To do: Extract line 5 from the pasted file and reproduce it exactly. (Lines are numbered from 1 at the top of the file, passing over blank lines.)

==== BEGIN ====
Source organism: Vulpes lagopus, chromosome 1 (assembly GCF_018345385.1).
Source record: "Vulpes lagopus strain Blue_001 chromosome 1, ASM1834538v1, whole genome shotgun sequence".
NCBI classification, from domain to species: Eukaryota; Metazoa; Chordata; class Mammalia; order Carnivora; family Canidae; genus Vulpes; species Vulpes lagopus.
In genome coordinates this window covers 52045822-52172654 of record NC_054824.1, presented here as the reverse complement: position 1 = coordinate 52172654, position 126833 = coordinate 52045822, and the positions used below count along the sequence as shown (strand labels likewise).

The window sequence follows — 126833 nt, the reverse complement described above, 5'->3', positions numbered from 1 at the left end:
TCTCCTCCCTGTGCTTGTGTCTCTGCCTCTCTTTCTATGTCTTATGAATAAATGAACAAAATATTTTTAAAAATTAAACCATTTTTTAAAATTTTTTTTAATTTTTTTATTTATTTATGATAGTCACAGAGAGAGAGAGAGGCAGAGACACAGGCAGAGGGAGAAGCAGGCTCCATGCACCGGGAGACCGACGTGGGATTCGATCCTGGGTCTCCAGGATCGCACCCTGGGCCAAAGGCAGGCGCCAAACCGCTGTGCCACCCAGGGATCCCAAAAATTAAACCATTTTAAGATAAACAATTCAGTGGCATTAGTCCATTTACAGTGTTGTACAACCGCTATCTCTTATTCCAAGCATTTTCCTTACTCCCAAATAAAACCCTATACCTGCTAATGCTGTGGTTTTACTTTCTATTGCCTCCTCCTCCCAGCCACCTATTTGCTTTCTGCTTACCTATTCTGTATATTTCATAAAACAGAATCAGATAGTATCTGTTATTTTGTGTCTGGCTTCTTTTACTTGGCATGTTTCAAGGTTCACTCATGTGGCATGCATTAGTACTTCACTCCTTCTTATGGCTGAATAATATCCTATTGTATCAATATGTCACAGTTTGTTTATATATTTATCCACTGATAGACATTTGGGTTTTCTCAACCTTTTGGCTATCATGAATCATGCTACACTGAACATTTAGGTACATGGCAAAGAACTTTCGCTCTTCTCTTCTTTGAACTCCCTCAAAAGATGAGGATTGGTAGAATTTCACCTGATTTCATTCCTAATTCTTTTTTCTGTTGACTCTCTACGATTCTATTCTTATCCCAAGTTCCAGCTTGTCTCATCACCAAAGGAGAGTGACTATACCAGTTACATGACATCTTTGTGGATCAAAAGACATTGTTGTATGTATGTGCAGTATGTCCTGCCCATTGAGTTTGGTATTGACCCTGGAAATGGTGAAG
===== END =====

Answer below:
The window sequence follows — 126833 nt, the reverse complement described above, 5'->3', positions numbered from 1 at the left end: